18th November 2023

John MacArthur shares
Heaven's Joy Recovering the Lost



What makes God rejoice?

the answer is:
When the lost are found.

The great message of this chapter is: Heaven rejoices greatly, heaven celebrates when a sinner is saved, when a lost soul is found and recovered and restored.

As we look at this great text, we can examine our own life and test ourself and ask the question:
Am I closer to the attitude of Jesus and, therefore, to God, or am I closer to the attitude of the Pharisees and the scribes in the very opposite direction of God?

We don't often think about God's joy.

"I tell you that in the same way, there will be more joy in heaven over one sinner who repents than over ninety-nine righteous persons who need no repentance."

Jesus is talking about joy in heaven, God's joy.

Joy is a part of our lives. We know joy. We experience pleasure, delight, joy, laughter, happiness. Where did it come from?

Well, it had to come like everything else, from the Creator, the source.

Let me take you on a little bit of a preparation trip if you will allow me.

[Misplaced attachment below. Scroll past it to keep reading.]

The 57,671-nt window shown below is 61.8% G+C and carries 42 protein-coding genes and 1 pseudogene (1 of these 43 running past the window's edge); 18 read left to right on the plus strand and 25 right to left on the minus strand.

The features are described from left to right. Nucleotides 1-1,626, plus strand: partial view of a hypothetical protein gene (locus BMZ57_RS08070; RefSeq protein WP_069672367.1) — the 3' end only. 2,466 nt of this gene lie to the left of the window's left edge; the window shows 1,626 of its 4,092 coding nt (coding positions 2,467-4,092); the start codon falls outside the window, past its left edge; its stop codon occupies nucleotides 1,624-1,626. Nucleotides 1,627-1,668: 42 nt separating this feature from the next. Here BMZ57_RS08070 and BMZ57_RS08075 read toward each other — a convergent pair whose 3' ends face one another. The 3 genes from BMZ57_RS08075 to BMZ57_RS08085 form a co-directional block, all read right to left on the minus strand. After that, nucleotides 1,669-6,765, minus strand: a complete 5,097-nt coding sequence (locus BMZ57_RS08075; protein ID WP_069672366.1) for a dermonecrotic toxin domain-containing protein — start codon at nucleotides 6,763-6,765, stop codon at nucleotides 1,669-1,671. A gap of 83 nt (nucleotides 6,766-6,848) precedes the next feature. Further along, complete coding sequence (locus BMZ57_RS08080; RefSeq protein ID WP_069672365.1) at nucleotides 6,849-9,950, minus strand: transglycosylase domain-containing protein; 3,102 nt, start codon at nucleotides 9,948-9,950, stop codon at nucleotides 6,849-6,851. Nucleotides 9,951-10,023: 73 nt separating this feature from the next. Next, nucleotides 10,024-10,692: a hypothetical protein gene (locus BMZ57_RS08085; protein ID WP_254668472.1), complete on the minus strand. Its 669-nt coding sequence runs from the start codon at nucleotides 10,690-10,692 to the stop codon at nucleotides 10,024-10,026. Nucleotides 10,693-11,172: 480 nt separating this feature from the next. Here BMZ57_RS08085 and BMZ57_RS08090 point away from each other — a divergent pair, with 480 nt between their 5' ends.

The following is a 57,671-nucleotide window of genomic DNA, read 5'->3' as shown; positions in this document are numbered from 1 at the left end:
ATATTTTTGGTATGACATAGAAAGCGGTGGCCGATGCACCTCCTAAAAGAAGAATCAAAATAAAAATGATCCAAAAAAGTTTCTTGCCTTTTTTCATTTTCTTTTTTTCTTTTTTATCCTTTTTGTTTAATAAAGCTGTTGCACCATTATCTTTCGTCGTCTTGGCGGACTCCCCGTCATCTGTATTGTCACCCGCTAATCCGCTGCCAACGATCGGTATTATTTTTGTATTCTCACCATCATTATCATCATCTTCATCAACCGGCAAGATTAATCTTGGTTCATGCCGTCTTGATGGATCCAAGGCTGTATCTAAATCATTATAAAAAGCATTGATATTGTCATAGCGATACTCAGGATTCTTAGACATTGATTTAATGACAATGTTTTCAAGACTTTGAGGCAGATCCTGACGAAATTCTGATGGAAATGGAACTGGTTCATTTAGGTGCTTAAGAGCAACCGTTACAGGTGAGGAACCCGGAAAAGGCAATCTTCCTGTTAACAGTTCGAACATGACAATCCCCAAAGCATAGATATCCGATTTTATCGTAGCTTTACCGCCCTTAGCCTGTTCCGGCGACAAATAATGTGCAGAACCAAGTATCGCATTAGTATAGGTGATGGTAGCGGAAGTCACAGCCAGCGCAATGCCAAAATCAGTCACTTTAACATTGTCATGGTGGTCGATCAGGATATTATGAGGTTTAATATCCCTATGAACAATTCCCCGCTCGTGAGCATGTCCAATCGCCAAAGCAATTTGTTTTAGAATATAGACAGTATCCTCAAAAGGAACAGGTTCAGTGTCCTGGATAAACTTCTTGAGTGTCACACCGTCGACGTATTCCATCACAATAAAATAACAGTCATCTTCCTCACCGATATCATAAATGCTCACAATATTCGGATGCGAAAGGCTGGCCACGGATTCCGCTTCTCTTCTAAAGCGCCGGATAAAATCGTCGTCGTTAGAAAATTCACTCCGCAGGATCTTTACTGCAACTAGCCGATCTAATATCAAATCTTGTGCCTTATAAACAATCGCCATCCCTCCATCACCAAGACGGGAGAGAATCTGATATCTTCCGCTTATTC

Go back in the Old Testament to the book of Deuteronomy.

He's saying, some day when we wake up and take a look at the curses that we have endured,
"and you return to the Lord your God and obey Him with all your heart and soul, then the Lord your God will restore you from captivity and have compassion on you and will gather you again from all the peoples where the Lord your God has scattered you.

What brings the Lord joy?

That's exactly the point of Luke 15. It's a very convicting chapter. It is, in many ways, a devastating chapter.

It's the story of heaven's reaction when the lost are found.
The first story is the story about a lost sheep. The second story is about a lost coin. And the third story is about a lost son.
All three follow the same pattern: lost, sought, found, restored, and celebrated.

How do I understand these stories?
One is about a shepherd. He has 100 sheep. One is lost, he leaves the ninety-nine, he goes and gets the one, he brings it back, takes it home and they have a party.

Whatever it meant, exactly, no less and no more, to the people to whom Jesus said it, is exactly what He intended it to mean to us and to every generation and every language and every culture since and until Jesus comes.

Now, that sets a challenge for us.

You take the people in modern times and put them back in the Bible.